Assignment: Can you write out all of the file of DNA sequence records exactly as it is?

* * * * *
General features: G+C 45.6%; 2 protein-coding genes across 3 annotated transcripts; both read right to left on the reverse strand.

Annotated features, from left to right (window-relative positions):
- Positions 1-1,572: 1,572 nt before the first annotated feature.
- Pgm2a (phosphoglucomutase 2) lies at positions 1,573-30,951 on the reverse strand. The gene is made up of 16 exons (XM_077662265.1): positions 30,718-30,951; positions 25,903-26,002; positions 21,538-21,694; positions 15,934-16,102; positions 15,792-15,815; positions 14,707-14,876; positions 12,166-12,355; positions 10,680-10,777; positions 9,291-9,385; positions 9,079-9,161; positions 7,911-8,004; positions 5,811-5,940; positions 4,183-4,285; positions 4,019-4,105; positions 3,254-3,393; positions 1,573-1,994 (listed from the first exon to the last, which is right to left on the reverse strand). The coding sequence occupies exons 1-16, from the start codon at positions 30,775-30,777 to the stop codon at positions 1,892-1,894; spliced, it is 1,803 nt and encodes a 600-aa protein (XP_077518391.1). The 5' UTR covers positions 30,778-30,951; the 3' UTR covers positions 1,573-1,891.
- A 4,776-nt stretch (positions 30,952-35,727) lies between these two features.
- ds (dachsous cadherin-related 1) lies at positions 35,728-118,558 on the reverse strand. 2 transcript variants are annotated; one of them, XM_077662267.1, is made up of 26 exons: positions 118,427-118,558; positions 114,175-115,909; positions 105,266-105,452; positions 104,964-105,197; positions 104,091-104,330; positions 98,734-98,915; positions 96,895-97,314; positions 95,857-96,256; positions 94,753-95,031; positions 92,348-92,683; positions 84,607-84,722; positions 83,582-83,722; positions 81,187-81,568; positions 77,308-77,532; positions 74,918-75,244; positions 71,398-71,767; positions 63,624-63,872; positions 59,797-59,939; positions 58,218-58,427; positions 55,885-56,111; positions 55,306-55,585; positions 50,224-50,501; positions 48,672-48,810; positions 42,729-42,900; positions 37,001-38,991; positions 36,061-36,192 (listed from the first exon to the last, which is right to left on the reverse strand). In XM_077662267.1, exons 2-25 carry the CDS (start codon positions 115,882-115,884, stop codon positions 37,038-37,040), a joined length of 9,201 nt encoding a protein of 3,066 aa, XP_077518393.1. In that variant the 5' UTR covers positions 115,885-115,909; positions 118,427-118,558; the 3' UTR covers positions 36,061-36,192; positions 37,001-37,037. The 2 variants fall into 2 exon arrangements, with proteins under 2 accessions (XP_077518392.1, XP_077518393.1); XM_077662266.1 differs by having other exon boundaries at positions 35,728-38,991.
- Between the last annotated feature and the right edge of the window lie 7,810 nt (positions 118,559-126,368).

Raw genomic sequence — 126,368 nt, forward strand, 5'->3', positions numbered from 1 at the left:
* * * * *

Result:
General features: G+C 45.6%; 2 protein-coding genes across 3 annotated transcripts; both read right to left on the reverse strand.

Annotated features, from left to right (window-relative positions):
- Positions 1-1,572: 1,572 nt before the first annotated feature.
- Pgm2a (phosphoglucomutase 2) lies at positions 1,573-30,951 on the reverse strand. The gene is made up of 16 exons (XM_077662265.1): positions 30,718-30,951; positions 25,903-26,002; positions 21,538-21,694; positions 15,934-16,102; positions 15,792-15,815; positions 14,707-14,876; positions 12,166-12,355; positions 10,680-10,777; positions 9,291-9,385; positions 9,079-9,161; positions 7,911-8,004; positions 5,811-5,940; positions 4,183-4,285; positions 4,019-4,105; positions 3,254-3,393; positions 1,573-1,994 (listed from the first exon to the last, which is right to left on the reverse strand). The coding sequence occupies exons 1-16, from the start codon at positions 30,775-30,777 to the stop codon at positions 1,892-1,894; spliced, it is 1,803 nt and encodes a 600-aa protein (XP_077518391.1). The 5' UTR covers positions 30,778-30,951; the 3' UTR covers positions 1,573-1,891.
- A 4,776-nt stretch (positions 30,952-35,727) lies between these two features.
- ds (dachsous cadherin-related 1) lies at positions 35,728-118,558 on the reverse strand. 2 transcript variants are annotated; one of them, XM_077662267.1, is made up of 26 exons: positions 118,427-118,558; positions 114,175-115,909; positions 105,266-105,452; positions 104,964-105,197; positions 104,091-104,330; positions 98,734-98,915; positions 96,895-97,314; positions 95,857-96,256; positions 94,753-95,031; positions 92,348-92,683; positions 84,607-84,722; positions 83,582-83,722; positions 81,187-81,568; positions 77,308-77,532; positions 74,918-75,244; positions 71,398-71,767; positions 63,624-63,872; positions 59,797-59,939; positions 58,218-58,427; positions 55,885-56,111; positions 55,306-55,585; positions 50,224-50,501; positions 48,672-48,810; positions 42,729-42,900; positions 37,001-38,991; positions 36,061-36,192 (listed from the first exon to the last, which is right to left on the reverse strand). In XM_077662267.1, exons 2-25 carry the CDS (start codon positions 115,882-115,884, stop codon positions 37,038-37,040), a joined length of 9,201 nt encoding a protein of 3,066 aa, XP_077518393.1. In that variant the 5' UTR covers positions 115,885-115,909; positions 118,427-118,558; the 3' UTR covers positions 36,061-36,192; positions 37,001-37,037. The 2 variants fall into 2 exon arrangements, with proteins under 2 accessions (XP_077518392.1, XP_077518393.1); XM_077662266.1 differs by having other exon boundaries at positions 35,728-38,991.
- Between the last annotated feature and the right edge of the window lie 7,810 nt (positions 118,559-126,368).

Raw genomic sequence — 126,368 nt, forward strand, 5'->3', positions numbered from 1 at the left: